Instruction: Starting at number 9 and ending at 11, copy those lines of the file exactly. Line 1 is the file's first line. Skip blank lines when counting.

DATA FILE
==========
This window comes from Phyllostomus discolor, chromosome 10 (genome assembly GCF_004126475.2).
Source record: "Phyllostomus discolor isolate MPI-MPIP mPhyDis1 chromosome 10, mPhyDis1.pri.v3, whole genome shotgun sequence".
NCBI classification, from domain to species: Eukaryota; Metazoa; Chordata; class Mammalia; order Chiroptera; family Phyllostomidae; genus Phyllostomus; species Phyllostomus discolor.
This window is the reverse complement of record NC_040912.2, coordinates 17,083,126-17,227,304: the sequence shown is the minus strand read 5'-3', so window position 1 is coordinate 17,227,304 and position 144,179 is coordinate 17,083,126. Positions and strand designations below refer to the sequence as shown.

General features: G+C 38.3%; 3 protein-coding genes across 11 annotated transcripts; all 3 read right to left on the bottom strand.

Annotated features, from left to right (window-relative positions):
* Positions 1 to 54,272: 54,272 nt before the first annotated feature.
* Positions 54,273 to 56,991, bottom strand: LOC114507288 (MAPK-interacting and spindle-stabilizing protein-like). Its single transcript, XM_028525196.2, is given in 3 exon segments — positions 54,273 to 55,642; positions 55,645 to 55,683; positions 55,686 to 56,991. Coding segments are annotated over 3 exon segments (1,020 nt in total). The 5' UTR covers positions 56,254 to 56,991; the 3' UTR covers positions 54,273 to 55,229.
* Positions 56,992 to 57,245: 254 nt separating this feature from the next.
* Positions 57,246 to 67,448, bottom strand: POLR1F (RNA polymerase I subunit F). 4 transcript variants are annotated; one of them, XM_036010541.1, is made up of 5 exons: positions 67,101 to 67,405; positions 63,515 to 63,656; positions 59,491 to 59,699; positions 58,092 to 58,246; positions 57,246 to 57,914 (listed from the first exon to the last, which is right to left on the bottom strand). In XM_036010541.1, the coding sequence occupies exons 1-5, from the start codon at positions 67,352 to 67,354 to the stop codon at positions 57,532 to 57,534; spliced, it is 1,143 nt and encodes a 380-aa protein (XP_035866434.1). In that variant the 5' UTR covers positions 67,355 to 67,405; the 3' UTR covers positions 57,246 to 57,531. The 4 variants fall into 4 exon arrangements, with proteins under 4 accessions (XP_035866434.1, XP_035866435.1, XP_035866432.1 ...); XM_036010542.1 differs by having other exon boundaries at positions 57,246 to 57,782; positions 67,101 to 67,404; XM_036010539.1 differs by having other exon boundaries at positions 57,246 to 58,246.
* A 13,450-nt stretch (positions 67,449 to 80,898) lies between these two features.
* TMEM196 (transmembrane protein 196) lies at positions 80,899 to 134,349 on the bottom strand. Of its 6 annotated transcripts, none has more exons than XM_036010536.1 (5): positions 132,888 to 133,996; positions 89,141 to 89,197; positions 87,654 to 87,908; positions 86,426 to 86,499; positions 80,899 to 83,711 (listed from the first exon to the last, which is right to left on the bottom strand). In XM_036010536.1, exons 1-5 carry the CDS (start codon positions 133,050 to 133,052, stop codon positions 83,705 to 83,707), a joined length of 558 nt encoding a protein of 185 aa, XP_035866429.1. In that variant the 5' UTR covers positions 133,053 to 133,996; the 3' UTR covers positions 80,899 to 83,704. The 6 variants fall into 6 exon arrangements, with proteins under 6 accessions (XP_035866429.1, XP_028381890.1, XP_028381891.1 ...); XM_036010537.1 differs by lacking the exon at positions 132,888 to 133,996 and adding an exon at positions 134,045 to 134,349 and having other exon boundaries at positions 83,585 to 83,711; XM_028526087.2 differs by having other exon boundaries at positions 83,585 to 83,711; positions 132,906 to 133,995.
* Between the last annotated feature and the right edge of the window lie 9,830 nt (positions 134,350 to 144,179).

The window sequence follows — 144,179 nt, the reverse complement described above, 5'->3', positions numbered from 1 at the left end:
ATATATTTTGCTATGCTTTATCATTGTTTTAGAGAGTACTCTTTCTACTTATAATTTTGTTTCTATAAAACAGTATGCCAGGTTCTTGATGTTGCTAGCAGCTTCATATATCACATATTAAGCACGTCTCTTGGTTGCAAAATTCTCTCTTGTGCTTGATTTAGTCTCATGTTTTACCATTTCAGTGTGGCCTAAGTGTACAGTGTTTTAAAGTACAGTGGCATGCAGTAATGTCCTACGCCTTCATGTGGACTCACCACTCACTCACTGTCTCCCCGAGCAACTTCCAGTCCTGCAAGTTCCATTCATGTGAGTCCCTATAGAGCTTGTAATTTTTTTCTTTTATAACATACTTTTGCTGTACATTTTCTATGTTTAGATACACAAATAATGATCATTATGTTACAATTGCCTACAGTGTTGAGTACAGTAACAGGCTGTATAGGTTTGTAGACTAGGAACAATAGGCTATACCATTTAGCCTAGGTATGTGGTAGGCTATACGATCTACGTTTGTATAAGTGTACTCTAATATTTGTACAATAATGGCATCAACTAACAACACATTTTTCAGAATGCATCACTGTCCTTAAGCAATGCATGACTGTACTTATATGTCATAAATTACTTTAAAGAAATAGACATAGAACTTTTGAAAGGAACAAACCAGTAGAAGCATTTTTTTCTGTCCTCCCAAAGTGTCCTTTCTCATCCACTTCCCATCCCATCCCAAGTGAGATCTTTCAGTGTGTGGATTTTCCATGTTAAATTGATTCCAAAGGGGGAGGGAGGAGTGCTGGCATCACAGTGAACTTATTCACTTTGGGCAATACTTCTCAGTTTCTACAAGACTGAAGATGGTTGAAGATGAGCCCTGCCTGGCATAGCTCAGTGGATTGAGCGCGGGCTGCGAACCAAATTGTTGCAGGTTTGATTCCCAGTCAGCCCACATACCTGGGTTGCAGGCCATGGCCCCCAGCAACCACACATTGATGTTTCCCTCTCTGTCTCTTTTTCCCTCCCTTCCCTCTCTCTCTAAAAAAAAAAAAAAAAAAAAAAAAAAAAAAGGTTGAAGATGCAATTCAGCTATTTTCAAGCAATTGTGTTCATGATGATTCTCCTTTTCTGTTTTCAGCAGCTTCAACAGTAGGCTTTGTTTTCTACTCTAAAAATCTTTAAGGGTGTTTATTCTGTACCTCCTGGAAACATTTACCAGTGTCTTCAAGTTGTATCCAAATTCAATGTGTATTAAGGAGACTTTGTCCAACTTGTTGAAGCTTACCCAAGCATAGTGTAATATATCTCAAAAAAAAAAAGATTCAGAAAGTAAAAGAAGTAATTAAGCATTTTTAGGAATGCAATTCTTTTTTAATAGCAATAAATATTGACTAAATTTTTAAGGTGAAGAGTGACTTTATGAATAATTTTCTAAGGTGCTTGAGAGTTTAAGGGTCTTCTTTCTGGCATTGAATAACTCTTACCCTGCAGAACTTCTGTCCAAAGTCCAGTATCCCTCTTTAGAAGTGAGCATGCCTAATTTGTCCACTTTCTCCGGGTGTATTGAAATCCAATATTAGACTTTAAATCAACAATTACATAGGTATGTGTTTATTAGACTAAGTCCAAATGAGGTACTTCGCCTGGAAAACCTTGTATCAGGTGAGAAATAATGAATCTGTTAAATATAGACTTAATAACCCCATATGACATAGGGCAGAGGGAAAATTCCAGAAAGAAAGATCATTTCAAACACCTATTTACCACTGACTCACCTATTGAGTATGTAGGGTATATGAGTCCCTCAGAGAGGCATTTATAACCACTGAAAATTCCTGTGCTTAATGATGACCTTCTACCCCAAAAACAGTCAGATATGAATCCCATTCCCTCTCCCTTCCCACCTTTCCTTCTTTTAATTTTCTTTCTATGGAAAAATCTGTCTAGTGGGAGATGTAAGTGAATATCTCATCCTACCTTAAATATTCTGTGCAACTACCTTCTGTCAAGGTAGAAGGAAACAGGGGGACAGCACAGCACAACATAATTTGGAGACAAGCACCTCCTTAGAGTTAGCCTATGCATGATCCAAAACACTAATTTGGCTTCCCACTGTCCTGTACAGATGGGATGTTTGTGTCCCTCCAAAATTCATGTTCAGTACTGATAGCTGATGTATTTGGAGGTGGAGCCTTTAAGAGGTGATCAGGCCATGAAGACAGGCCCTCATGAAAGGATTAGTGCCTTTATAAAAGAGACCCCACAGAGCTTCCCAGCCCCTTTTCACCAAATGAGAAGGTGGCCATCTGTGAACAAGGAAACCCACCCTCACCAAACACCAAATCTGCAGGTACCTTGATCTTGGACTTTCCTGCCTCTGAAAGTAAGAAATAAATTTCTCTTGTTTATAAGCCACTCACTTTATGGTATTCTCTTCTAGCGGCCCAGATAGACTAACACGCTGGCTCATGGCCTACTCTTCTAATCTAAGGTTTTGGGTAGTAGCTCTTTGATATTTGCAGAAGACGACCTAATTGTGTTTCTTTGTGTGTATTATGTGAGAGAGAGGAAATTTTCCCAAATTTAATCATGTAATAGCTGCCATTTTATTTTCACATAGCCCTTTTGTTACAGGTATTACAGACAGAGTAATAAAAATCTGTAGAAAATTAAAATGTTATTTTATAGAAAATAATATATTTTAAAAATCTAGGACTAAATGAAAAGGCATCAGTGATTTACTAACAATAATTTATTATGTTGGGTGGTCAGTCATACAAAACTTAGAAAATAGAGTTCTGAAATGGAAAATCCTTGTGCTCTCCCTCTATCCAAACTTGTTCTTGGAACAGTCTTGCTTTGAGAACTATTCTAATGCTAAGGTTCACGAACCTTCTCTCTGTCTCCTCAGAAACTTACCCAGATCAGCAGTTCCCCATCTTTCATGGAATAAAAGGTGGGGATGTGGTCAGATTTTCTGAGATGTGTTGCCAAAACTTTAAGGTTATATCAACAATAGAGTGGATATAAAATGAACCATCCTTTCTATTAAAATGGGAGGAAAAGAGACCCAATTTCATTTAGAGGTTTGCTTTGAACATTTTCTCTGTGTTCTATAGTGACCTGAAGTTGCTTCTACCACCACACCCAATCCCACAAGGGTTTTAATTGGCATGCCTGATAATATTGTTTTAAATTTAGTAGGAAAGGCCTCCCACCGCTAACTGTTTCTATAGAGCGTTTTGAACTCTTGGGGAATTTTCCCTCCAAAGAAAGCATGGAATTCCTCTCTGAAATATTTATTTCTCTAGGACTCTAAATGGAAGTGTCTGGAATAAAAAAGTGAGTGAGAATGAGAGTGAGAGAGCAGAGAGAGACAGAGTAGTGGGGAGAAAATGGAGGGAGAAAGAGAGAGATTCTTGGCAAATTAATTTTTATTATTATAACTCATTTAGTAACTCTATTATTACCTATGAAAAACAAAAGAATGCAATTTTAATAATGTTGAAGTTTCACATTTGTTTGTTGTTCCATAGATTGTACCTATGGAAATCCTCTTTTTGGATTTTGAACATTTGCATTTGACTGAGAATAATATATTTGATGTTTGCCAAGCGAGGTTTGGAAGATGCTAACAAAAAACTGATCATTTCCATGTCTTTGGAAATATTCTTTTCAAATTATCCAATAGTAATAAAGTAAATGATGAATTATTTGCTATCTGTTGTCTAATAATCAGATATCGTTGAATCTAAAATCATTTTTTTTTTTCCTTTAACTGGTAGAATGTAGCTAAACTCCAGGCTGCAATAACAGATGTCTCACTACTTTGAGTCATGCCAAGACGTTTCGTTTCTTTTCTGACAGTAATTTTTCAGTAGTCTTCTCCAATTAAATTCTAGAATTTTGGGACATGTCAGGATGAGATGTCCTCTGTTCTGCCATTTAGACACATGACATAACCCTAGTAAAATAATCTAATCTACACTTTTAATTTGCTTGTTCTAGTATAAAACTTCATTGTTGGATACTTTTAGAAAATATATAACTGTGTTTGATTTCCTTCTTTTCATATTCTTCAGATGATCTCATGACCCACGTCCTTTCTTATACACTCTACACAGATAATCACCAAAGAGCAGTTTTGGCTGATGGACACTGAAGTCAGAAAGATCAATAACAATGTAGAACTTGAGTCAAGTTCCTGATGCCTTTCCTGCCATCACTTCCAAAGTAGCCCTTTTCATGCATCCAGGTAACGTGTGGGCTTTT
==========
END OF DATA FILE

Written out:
* Positions 56,992 to 57,245: 254 nt separating this feature from the next.
* Positions 57,246 to 67,448, bottom strand: POLR1F (RNA polymerase I subunit F). 4 transcript variants are annotated; one of them, XM_036010541.1, is made up of 5 exons: positions 67,101 to 67,405; positions 63,515 to 63,656; positions 59,491 to 59,699; positions 58,092 to 58,246; positions 57,246 to 57,914 (listed from the first exon to the last, which is right to left on the bottom strand). In XM_036010541.1, the coding sequence occupies exons 1-5, from the start codon at positions 67,352 to 67,354 to the stop codon at positions 57,532 to 57,534; spliced, it is 1,143 nt and encodes a 380-aa protein (XP_035866434.1). In that variant the 5' UTR covers positions 67,355 to 67,405; the 3' UTR covers positions 57,246 to 57,531. The 4 variants fall into 4 exon arrangements, with proteins under 4 accessions (XP_035866434.1, XP_035866435.1, XP_035866432.1 ...); XM_036010542.1 differs by having other exon boundaries at positions 57,246 to 57,782; positions 67,101 to 67,404; XM_036010539.1 differs by having other exon boundaries at positions 57,246 to 58,246.
* A 13,450-nt stretch (positions 67,449 to 80,898) lies between these two features.